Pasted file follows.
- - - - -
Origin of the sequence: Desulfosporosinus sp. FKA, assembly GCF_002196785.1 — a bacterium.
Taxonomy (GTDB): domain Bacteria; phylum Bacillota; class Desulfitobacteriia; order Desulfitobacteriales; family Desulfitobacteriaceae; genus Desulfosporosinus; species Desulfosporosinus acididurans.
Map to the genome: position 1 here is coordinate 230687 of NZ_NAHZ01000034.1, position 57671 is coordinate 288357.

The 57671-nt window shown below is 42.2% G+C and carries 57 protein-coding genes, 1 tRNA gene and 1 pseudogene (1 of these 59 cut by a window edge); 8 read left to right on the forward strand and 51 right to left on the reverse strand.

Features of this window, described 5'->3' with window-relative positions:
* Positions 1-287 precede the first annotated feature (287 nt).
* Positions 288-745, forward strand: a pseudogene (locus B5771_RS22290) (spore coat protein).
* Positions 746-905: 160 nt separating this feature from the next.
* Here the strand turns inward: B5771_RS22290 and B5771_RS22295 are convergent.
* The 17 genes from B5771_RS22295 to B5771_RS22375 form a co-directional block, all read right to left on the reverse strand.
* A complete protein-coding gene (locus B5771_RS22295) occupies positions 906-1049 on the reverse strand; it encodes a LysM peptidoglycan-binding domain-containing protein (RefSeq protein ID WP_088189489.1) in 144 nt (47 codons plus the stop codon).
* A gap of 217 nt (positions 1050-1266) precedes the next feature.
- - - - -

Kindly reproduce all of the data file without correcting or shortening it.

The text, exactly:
Origin of the sequence: Desulfosporosinus sp. FKA, assembly GCF_002196785.1 — a bacterium.
Taxonomy (GTDB): domain Bacteria; phylum Bacillota; class Desulfitobacteriia; order Desulfitobacteriales; family Desulfitobacteriaceae; genus Desulfosporosinus; species Desulfosporosinus acididurans.
Map to the genome: position 1 here is coordinate 230687 of NZ_NAHZ01000034.1, position 57671 is coordinate 288357.

The 57671-nt window shown below is 42.2% G+C and carries 57 protein-coding genes, 1 tRNA gene and 1 pseudogene (1 of these 59 cut by a window edge); 8 read left to right on the forward strand and 51 right to left on the reverse strand.

Features of this window, described 5'->3' with window-relative positions:
* Positions 1-287 precede the first annotated feature (287 nt).
* Positions 288-745, forward strand: a pseudogene (locus B5771_RS22290) (spore coat protein).
* Positions 746-905: 160 nt separating this feature from the next.
* Here the strand turns inward: B5771_RS22290 and B5771_RS22295 are convergent.
* The 17 genes from B5771_RS22295 to B5771_RS22375 form a co-directional block, all read right to left on the reverse strand.
* A complete protein-coding gene (locus B5771_RS22295) occupies positions 906-1049 on the reverse strand; it encodes a LysM peptidoglycan-binding domain-containing protein (RefSeq protein ID WP_088189489.1) in 144 nt (47 codons plus the stop codon).
* A gap of 217 nt (positions 1050-1266) precedes the next feature.